Correlation and causation are topics that have become a part of the anti-vaxxer claims regarding the links between vaccines and adverse effects. I hear both terms thrown out so frequently, it’s hard to determine what is what.
How many times have you heard tiresome tropes about the HPV vaccine causing this or that? No matter how many times we debunk the nonsense, it persists.
Correlation is a statistical technique that tells us how strongly the pair of variables are linearly related and change together. It does not tell us why and how behind the relationship but it just says a relationship may exist.
Causation takes a step further, statistically and scientifically, beyond correlation. It is any change in the value of one variable that will cause a change in the value of another variable. It is often referred to as cause and effect.
But there are ways to establish causation from correlation. But it must happen with a logical process that does not resort to special pleading and pseudoscience.
For example, biological plausibility is one of the requirements to establish that correlation means causation. It is almost an essential requirement for one to claim a causal association. But biological plausibility must be consistent with our existing knowledge of biology, chemistry, physics, and medicine.
How many times has an anti-vaccine zealot tried to convince us that “mercury in vaccines causes autism” but ignores the basic scientific tenets of numerous fields of biomedicine like biochemistry, cell biology, toxicology, immunology, neurology – well, just about every field?
Or someone who claims that acupuncture treats a bunch of diseases, yet we cannot find any reasonable biological plausibility between sticking a needle in the arm to treating some medical condition like pain. They tend to ignore the need for biological plausibility by using their own personal anecdote as “proof.”
That’s why science is much harder than pseudoscience. Establishing correlation and causation requires a strong knowledge of a scientific or medical specialty to make the case. It’s much more than simply stating that plausibility does exist, you have to use actual real science, published in real scientific journals, to make the case.
So let’s talk a little bit about correlation and causality.
Correlation and causation – Bradford Hill
I’ve written about correlation, causality, and plausibility before, but I’ve never felt that I made the case appropriately. So I started to investigate more about how we determine when a correlation is equivalent to causation, and I saw that some researchers use something called the Bradford Hill criteria.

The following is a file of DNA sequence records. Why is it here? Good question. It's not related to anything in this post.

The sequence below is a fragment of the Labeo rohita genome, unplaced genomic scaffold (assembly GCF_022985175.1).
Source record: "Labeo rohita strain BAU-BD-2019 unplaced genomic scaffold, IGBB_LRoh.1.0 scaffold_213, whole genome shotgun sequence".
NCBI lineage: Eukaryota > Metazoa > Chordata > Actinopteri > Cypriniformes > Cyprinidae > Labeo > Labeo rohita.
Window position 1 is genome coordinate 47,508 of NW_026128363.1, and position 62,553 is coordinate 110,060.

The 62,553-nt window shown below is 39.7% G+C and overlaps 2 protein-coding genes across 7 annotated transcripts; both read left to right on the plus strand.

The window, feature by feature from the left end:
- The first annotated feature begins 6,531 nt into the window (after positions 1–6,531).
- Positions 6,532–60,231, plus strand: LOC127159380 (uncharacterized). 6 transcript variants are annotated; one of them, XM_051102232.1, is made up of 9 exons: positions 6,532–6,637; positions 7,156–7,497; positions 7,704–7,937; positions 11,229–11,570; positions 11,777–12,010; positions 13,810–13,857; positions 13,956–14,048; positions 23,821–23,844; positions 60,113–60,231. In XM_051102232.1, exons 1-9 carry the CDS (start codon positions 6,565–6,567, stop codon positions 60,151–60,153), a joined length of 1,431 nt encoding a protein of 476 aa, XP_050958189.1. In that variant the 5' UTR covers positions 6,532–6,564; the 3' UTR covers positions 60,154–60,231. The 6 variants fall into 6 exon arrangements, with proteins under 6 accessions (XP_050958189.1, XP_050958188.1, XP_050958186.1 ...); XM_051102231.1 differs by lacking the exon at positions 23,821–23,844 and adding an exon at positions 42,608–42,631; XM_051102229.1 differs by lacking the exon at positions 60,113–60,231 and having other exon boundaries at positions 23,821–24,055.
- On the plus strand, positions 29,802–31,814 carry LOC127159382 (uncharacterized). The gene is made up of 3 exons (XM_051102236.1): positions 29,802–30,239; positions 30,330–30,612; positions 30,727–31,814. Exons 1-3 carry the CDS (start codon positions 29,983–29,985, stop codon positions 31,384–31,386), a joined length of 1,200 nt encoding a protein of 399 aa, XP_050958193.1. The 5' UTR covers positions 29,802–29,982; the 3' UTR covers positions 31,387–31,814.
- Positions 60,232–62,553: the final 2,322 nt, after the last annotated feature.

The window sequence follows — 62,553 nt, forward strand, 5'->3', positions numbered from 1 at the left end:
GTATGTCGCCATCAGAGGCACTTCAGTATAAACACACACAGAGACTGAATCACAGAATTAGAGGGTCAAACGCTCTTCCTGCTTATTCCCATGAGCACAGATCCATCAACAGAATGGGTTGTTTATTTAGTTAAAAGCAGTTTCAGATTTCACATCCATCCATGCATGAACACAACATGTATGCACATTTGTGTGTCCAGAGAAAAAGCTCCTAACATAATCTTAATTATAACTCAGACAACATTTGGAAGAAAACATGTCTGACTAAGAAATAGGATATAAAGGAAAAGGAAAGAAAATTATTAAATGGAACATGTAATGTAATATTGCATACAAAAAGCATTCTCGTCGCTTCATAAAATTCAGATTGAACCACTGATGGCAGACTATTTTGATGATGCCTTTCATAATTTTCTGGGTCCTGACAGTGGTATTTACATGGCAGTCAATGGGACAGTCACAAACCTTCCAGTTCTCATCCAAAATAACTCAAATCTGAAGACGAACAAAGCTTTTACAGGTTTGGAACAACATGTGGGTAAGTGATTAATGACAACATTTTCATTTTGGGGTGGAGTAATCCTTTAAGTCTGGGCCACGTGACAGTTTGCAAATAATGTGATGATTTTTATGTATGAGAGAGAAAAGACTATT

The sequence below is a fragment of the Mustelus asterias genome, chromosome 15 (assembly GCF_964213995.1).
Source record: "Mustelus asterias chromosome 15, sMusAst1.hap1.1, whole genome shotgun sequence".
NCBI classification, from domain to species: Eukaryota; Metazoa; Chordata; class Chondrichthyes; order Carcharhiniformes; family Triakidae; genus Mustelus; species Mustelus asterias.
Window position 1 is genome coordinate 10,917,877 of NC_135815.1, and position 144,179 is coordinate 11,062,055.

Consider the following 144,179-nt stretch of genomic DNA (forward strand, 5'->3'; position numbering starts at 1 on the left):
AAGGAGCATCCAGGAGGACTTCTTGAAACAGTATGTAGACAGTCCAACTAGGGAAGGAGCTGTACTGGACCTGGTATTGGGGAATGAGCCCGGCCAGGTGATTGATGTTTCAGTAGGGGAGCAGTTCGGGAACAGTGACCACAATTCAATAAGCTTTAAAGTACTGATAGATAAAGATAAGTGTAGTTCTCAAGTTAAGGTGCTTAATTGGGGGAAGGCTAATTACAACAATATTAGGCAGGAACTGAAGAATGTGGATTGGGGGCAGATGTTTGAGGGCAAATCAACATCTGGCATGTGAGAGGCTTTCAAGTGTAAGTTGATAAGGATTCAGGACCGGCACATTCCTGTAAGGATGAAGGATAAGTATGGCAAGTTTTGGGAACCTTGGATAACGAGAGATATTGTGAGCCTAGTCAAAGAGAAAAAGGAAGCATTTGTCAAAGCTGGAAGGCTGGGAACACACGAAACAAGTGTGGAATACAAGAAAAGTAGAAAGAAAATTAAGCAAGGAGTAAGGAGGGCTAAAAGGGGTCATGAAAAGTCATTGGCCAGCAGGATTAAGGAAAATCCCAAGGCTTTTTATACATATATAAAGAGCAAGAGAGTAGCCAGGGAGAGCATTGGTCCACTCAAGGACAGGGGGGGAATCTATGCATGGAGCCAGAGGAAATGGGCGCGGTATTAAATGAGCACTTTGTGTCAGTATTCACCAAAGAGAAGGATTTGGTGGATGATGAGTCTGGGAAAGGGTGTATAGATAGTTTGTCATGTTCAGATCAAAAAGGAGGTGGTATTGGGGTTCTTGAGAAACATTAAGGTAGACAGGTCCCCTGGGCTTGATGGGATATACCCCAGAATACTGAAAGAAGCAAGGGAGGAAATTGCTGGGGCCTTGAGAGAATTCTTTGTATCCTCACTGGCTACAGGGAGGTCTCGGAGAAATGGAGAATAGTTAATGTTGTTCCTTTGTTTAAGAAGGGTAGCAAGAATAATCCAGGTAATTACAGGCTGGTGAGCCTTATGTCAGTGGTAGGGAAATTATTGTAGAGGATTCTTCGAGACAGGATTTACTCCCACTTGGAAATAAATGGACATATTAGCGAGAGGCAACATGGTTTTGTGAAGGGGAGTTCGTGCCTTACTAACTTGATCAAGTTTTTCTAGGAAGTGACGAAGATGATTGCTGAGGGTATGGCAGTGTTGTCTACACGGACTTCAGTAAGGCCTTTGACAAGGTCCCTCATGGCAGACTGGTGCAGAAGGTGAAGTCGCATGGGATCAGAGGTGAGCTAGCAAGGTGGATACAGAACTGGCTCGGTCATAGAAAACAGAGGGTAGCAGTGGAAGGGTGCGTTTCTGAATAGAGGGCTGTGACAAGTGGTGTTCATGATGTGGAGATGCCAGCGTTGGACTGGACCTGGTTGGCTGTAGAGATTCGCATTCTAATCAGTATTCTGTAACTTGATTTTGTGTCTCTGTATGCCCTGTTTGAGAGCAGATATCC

English statistician Sir Austin Bradford Hill was interested in developing a set of objective criteria that could be used to provide epidemiological evidence of whether correlation equals causation. It serves as a sort of checklist for scientists who can take data that establishes correlation and then logically determine if that supports causality.
He used his criteria to establish that smoking was linked to lung cancer (and other diseases). He essentially went through each point of his criteria to show how smoking and cancer were linked.
The Bradford Hill criteria include the following aspects:
- Strength (effect size)– this is one of the important parts of this criteria – the larger the effect from the cause, the higher the probability of a causal link. This doesn’t mean small effects aren’t important, it’s just that fields like science-based medicine favor larger effects. For example, if we say drug A cures the common cold, but the course of the disease is only reduced by ½ day, then it’s hard to tell if it’s a result of randomness in data, bias in results, or actual clinical effect.
- Consistency (reproducibility) – proposed causality needs to be observed in more than just one location. Consistent data published by different researchers in different locations with different population samples strengthen the possibility that there is a link between a cause and effect.
- Specificity – causation requires a very specific population with a very specific disease with no other possible explanations of that causation. Again, the more specific an association is between cause and effect, the larger the possibility of a causal link.
- Temporality – the proposed effect must occur after the cause, and within a likely time period for which a link between cause and effect.
- Biological gradient – there must be some sort of dose-response effect, that is, the higher the exposure to some cause should generally lead to a higher incidence of the effect. (There are cases where a lower exposure leads to a higher incidence, so we should observe the inverse effect.)
- Biological plausibility – as we will discuss next, there must be a biologically plausible mechanism between cause and effect. Of course, it is possible that we lack knowledge of all possible mechanisms, but inventing one out of thin air is not going to help the “cause.” Even then, the potential new mechanism must fall within the basic principles of biology, chemistry, and physics. Biological plausibility is probably the most important factor in this list.
- Coherence – does the proposed cause and effect fit with what we know about the possible adverse effect? If you want to claim that the HPV vaccine causes autonomic dysfunction, yet our knowledge of what causes it has nothing to do with the HPV vaccine, then it’s going to take a stack of evidence to establish why this might be.
- Experiment – does a group that lacks exposure to the effect exhibit a different outcome? For example, large case-control studies of vaccines examine the risk of a particular adverse event compared to a group that is unvaccinated. In this case with vaccines, it’s hard to establish correlation let alone causation.